Why are cells small?

What goes up must come down – even inside the miniscule world of cells.

Biologists have generally discounted gravity’s effect on cells because it was thought that the average cell is too small for gravity to play a role in its structure. But Princeton researchers Clifford Brangwynne and Marina Feric have found that gravity helps constrain how large cells can grow. The results provide a novel reason why most animal cells are small and of similar size.

“Gravity becomes really important at a smaller scale than you might have guessed,” said Brangwynne, an assistant professor of chemical and biological engineering who led the research.

While studying what makes large particles in the nucleus of the African clawed frog’s egg cells stay in place, Brangwynne and Feric, a graduate student, observed the particles falling to the bottom of the nuclei when a scaffolding inside the cells was disturbed.

The researchers, who published their findings in the journal Nature Cell Biology, concluded that when a cell reaches a certain size, it becomes subject to gravitational forces that require a scaffolding to stabilize the internal components. Below that threshold size, the internal components of a cell float freely, buoyed by smaller chemical forces.

“The research is really elegant and novel,” said Zemer Gitai, an associate professor of molecular biology at Princeton, who was not involved in the research. “Cells almost certainly evolved to be [small enough] to ignore the effects of gravity.”

The typical animal cell has a diameter of about 10 microns (10 millionths of a meter). Larger cells, like the egg cells of the African clawed frog, are up to 1 millimeter in diameter, but examples of such large cells are not frequent. Scientists have attributed this size limit to the difficulty that large-volume cells have obtaining nutrients, an explanation Brangwynne said is not backed by substantial evidence.

Brangwynne and Feric were not thinking about gravity when they began their investigation. Brangwynne wanted to find out why certain types of large particles within cells fuse together upon contact, like water droplets, when floating freely in a cell but not when they are in the cell’s nucleus. By injecting various size plastic beads into the nucleus of the frog egg cells, Branwynne and Feric found evidence for an invisible scaffold that might keep the particles from fusing.

Feric next discovered that this matrix could be made up of fibers of the protein actin, which was known to form a cytoskeleton in the parts of cells outside of the nucleus but whose role in the nucleus was not clear. To test the role of this actin scaffold, the researchers rid the nuclei of the actin polymers, either by treating the nuclei with drugs against the protein, or by making the nucleus pump out the protein.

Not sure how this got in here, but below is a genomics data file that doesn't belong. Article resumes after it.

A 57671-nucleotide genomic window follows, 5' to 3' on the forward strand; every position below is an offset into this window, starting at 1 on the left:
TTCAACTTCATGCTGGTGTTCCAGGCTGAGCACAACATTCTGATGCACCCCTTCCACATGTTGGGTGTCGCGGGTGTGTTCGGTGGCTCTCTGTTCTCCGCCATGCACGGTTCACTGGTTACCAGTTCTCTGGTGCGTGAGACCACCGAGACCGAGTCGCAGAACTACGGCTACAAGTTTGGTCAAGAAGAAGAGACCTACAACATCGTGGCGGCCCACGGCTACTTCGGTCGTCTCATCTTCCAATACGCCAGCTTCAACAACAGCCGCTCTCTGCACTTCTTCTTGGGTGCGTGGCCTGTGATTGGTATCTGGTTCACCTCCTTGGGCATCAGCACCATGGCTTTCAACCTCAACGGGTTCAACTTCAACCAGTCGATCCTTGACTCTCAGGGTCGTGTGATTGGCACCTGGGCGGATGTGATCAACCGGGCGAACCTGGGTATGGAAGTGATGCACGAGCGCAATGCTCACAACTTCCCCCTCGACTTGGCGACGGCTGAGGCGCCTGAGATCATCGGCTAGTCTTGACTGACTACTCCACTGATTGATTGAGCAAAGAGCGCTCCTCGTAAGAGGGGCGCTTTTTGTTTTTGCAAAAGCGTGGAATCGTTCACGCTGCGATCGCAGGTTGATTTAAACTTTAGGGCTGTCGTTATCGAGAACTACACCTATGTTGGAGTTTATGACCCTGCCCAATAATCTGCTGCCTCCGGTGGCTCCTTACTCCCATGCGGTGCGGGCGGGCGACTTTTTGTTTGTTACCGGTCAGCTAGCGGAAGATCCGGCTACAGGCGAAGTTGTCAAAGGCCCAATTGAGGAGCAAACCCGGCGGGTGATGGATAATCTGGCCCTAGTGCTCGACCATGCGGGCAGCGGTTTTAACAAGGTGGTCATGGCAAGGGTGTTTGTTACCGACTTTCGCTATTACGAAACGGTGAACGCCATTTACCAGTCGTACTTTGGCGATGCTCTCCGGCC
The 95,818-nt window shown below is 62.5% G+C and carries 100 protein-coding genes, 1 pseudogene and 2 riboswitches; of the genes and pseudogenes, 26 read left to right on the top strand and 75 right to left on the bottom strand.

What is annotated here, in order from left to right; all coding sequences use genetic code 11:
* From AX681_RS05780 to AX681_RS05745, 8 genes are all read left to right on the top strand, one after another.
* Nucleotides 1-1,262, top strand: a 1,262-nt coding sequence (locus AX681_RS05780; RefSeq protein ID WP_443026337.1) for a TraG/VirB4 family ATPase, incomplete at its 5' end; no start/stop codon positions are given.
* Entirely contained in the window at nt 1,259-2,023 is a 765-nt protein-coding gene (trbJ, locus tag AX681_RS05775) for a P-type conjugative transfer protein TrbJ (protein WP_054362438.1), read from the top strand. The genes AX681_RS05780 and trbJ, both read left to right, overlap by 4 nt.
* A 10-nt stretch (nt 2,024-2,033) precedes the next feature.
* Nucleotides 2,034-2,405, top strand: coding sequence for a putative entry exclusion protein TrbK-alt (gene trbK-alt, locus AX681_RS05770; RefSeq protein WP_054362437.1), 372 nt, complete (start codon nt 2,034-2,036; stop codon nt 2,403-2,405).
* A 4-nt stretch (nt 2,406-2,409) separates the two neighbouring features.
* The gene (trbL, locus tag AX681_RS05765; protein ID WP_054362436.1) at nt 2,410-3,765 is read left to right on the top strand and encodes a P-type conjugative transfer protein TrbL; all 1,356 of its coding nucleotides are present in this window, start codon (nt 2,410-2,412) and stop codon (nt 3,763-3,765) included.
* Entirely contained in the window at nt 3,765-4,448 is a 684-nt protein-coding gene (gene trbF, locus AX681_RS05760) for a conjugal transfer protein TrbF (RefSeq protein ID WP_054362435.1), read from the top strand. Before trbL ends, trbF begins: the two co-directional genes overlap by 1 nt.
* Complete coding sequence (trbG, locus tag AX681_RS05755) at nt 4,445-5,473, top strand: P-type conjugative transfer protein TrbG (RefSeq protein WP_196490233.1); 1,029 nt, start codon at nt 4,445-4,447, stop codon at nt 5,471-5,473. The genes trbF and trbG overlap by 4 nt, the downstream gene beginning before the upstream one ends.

“When we did this experiment we found the large particles sank like pebbles to the bottom of the nucleus. That was genuinely shocking,” said Brangwynne.

Noting that actin is less abundant and does not appear to form an extensive mesh in smaller cells, Feric’s experiments led the researchers to deduce that larger cells have the actin mesh to protect against gravity.

They propose that gravity becomes important at a certain particle density and a cell size of roughly 10 microns – the size limit of most animal cells. The actin in these large nuclei keeps the particles in place as a support against gravity.

Particles in a cell become proportionally larger with increasing cell size. A particle in

a small cell is like a single piece of dust – it floats well, unhindered by gravity. But particles in larger cells are like many pieces of dust clustered together that have a greater mass and require support to stay buoyed.

Feric and Brangwynne plan to repeat the experiments in different-sized cells and explore the properties of the actin network in the nucleus to understand the limits of its strength.

The researchers said a rewarding aspect of the study was its surprising turns, which at one point led them to calculate the viscosity of the nucleus to understand the behavior of the beads they injected.

“We had absolutely no intention of trying to learn about gravity,” said Brangwynne.

“That you need to know the viscosity of the cell nucleus to figure out that gravity could be important for setting the upper limits of cell size? It’s hard to imagine how one could predict such a connection.”

In an undergraduate course Brangwynne teaches, students have previously performed calculations suggesting gravity is a negligible force on cells. Brangwynne said he will now have to change the exercise. “This is where the research ends up influencing the class work.”

The research was supported by a New Innovator Award from the National Institutes of Health and a Searle Scholar Award, both awarded to Brangwynne in recognition of outstanding work as a young scientist.